Among other provisions, a CCIP ISP must "prohibit its customers by contract from publishing any prohibited communication"; "remove or prevent access to any prohibited communication published by or accessed using the Internet service provider's service within a reasonable time after the Internet service provider learns of the prohibited communication"; "maintain a record for two years following its allocation of an IP address of the IP address, the date and time of the allocation, and the customer to whom the IP address is allocated"; and "cooperate with any law enforcement agency by providing records sufficient to identify a customer if the law enforcement agency requests the information and supplies reasonable proof that a crime has been committed using the Internet service provider's service."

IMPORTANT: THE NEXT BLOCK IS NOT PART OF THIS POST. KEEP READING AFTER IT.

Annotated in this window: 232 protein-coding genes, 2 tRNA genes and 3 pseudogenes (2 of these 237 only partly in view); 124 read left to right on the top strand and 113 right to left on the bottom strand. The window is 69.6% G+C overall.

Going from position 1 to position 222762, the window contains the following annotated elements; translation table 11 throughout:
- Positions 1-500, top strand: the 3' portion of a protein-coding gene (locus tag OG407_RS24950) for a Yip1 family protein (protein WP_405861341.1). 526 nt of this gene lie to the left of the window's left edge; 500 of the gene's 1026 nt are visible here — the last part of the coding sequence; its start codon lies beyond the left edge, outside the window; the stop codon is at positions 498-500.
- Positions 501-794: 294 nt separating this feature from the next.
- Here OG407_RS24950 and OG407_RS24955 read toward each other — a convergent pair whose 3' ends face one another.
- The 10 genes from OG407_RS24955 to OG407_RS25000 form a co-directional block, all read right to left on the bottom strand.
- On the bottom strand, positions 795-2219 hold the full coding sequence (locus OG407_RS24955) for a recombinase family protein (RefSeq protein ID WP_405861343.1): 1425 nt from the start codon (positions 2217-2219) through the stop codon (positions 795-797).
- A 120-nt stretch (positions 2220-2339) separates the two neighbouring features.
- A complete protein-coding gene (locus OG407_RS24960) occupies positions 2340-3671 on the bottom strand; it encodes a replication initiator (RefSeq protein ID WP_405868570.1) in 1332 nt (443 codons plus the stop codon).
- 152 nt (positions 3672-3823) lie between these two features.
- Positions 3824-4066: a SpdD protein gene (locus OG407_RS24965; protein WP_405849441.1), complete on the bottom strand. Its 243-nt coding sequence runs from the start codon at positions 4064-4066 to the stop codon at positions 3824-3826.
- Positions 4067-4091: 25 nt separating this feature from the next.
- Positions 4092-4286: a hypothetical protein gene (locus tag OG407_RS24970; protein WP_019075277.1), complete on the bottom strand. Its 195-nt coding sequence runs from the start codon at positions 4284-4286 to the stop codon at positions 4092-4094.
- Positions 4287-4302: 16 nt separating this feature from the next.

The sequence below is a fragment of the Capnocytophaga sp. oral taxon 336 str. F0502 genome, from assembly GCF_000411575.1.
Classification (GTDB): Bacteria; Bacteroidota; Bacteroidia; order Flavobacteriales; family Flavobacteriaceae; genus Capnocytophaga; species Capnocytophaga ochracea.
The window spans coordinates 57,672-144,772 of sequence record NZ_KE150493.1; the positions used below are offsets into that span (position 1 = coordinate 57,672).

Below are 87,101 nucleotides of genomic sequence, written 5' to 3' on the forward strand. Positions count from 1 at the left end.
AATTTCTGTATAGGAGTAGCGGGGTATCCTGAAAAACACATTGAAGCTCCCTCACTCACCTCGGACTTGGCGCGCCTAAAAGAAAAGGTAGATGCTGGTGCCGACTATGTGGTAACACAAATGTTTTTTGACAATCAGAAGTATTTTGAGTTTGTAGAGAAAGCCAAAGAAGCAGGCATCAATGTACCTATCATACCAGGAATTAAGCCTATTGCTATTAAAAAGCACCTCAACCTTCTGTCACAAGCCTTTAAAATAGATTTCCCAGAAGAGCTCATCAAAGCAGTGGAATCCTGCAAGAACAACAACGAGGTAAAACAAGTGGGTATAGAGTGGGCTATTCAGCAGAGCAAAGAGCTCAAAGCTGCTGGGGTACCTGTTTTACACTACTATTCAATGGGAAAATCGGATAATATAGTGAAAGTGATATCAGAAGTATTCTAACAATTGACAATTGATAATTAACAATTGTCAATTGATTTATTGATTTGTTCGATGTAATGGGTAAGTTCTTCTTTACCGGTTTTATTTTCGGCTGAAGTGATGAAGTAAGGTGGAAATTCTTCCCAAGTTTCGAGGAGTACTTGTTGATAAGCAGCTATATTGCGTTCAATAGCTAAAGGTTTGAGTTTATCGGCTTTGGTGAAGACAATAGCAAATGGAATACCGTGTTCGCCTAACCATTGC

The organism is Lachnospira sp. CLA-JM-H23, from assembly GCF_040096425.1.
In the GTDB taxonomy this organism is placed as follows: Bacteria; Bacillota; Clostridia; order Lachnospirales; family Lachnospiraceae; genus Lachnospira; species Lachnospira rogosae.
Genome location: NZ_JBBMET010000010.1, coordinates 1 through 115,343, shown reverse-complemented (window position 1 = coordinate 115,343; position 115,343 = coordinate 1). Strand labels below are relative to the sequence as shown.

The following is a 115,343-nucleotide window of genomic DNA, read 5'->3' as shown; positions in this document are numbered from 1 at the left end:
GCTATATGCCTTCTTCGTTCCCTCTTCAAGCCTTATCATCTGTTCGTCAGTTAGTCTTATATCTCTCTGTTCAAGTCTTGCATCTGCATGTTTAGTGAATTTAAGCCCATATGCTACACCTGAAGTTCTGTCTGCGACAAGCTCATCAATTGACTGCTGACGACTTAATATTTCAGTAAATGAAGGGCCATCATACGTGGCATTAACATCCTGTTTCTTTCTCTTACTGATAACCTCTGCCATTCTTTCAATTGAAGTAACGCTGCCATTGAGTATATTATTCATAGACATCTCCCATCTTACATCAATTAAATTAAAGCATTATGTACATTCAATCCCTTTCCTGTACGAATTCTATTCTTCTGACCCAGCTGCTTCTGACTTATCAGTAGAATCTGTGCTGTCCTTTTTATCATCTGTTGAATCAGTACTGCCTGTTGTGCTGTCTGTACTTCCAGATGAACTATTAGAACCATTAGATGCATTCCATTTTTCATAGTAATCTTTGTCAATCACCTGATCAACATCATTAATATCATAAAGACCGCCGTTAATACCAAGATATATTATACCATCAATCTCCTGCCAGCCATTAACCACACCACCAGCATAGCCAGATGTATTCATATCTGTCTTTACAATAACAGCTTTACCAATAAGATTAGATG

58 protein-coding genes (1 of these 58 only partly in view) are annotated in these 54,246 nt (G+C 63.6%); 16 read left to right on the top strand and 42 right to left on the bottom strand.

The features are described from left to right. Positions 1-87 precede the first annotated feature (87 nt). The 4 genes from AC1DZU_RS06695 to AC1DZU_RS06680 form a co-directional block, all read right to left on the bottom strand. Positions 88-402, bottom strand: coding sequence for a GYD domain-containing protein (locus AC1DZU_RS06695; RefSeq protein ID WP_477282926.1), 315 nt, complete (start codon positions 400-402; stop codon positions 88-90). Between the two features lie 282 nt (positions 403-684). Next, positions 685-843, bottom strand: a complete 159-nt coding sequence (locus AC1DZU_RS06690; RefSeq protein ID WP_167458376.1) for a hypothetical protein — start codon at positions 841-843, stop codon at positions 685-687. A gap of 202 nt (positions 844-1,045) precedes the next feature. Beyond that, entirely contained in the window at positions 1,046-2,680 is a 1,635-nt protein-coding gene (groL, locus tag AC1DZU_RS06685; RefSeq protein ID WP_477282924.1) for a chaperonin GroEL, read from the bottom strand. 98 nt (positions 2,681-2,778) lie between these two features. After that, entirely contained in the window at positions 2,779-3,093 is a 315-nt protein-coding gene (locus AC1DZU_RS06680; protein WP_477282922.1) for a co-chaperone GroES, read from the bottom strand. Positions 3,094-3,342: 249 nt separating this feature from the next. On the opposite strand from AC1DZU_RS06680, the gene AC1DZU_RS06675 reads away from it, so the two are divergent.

Prohibited communications are either pornographic (Section 76-10-1203) or harmful to minors (Section 76-10-1206) as determined by Utah law.
Read more about it at "Proposed Utah Bill Would Give Special Designation to ISPs That Block Porn" and "'This ISP Has Been Rated 'G' By the State of Utah'."
The Australian government is ready to proceed with testing an ISP Internet filter that aims to eliminate digital pornography. Customers who do not want a filtered Internet connection will need to opt out. Federal Communications Minister Stephen Conroy has said that the government's previous $85 million PC-based filter program, the NetAlert program, had "clearly failed."
Read more about it "ACMA Report Finds Little to Support Conroy's Enthusiasm for ISP Filtering," "Australia Moving Ahead with Plans to Erect ISP Porn Filters," "Net Filter at Test Phase," and "Web Porn Software Filter a Dud."